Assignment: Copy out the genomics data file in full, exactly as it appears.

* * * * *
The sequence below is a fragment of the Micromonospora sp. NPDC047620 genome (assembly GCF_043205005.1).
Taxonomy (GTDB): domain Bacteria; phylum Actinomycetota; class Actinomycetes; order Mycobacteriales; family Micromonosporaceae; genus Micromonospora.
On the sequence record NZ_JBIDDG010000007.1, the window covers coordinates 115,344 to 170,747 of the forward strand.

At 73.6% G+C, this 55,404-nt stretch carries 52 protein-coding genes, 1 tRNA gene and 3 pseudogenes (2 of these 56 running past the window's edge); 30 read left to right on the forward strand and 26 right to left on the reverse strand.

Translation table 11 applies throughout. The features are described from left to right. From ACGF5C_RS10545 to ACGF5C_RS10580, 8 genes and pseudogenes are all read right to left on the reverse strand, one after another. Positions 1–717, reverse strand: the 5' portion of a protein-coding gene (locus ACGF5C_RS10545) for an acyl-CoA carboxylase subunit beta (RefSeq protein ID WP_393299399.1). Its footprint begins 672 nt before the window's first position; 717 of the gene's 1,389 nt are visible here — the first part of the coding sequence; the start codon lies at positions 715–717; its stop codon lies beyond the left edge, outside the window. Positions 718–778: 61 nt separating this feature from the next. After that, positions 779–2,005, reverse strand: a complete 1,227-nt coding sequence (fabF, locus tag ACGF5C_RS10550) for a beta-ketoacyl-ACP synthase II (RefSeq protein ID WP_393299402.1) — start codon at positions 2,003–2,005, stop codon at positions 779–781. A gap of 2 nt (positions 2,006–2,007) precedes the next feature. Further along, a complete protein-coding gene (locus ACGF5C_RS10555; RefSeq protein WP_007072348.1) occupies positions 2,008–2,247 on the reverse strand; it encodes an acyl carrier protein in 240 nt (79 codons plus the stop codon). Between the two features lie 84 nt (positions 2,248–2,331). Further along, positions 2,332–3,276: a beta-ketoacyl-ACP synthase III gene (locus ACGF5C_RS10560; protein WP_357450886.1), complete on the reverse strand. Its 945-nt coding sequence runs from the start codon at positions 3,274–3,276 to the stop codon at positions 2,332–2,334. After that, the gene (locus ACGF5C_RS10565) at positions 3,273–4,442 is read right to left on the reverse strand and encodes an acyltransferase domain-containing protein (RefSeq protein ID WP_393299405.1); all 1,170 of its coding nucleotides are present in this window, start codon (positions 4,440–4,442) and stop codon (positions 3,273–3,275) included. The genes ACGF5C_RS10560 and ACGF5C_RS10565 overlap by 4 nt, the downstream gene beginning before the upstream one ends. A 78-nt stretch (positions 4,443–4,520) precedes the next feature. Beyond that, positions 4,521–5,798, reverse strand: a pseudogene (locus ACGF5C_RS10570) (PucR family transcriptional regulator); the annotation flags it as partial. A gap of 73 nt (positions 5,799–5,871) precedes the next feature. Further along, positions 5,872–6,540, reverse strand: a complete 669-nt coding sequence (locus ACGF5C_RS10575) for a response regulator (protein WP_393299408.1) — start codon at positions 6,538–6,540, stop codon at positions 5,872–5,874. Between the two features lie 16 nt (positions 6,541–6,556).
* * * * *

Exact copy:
The sequence below is a fragment of the Micromonospora sp. NPDC047620 genome (assembly GCF_043205005.1).
Taxonomy (GTDB): domain Bacteria; phylum Actinomycetota; class Actinomycetes; order Mycobacteriales; family Micromonosporaceae; genus Micromonospora.
On the sequence record NZ_JBIDDG010000007.1, the window covers coordinates 115,344 to 170,747 of the forward strand.

At 73.6% G+C, this 55,404-nt stretch carries 52 protein-coding genes, 1 tRNA gene and 3 pseudogenes (2 of these 56 running past the window's edge); 30 read left to right on the forward strand and 26 right to left on the reverse strand.

Translation table 11 applies throughout. The features are described from left to right. From ACGF5C_RS10545 to ACGF5C_RS10580, 8 genes and pseudogenes are all read right to left on the reverse strand, one after another. Positions 1–717, reverse strand: the 5' portion of a protein-coding gene (locus ACGF5C_RS10545) for an acyl-CoA carboxylase subunit beta (RefSeq protein ID WP_393299399.1). Its footprint begins 672 nt before the window's first position; 717 of the gene's 1,389 nt are visible here — the first part of the coding sequence; the start codon lies at positions 715–717; its stop codon lies beyond the left edge, outside the window. Positions 718–778: 61 nt separating this feature from the next. After that, positions 779–2,005, reverse strand: a complete 1,227-nt coding sequence (fabF, locus tag ACGF5C_RS10550) for a beta-ketoacyl-ACP synthase II (RefSeq protein ID WP_393299402.1) — start codon at positions 2,003–2,005, stop codon at positions 779–781. A gap of 2 nt (positions 2,006–2,007) precedes the next feature. Further along, a complete protein-coding gene (locus ACGF5C_RS10555; RefSeq protein WP_007072348.1) occupies positions 2,008–2,247 on the reverse strand; it encodes an acyl carrier protein in 240 nt (79 codons plus the stop codon). Between the two features lie 84 nt (positions 2,248–2,331). Further along, positions 2,332–3,276: a beta-ketoacyl-ACP synthase III gene (locus ACGF5C_RS10560; protein WP_357450886.1), complete on the reverse strand. Its 945-nt coding sequence runs from the start codon at positions 3,274–3,276 to the stop codon at positions 2,332–2,334. After that, the gene (locus ACGF5C_RS10565) at positions 3,273–4,442 is read right to left on the reverse strand and encodes an acyltransferase domain-containing protein (RefSeq protein ID WP_393299405.1); all 1,170 of its coding nucleotides are present in this window, start codon (positions 4,440–4,442) and stop codon (positions 3,273–3,275) included. The genes ACGF5C_RS10560 and ACGF5C_RS10565 overlap by 4 nt, the downstream gene beginning before the upstream one ends. A 78-nt stretch (positions 4,443–4,520) precedes the next feature. Beyond that, positions 4,521–5,798, reverse strand: a pseudogene (locus ACGF5C_RS10570) (PucR family transcriptional regulator); the annotation flags it as partial. A gap of 73 nt (positions 5,799–5,871) precedes the next feature. Further along, positions 5,872–6,540, reverse strand: a complete 669-nt coding sequence (locus ACGF5C_RS10575) for a response regulator (protein WP_393299408.1) — start codon at positions 6,538–6,540, stop codon at positions 5,872–5,874. Between the two features lie 16 nt (positions 6,541–6,556).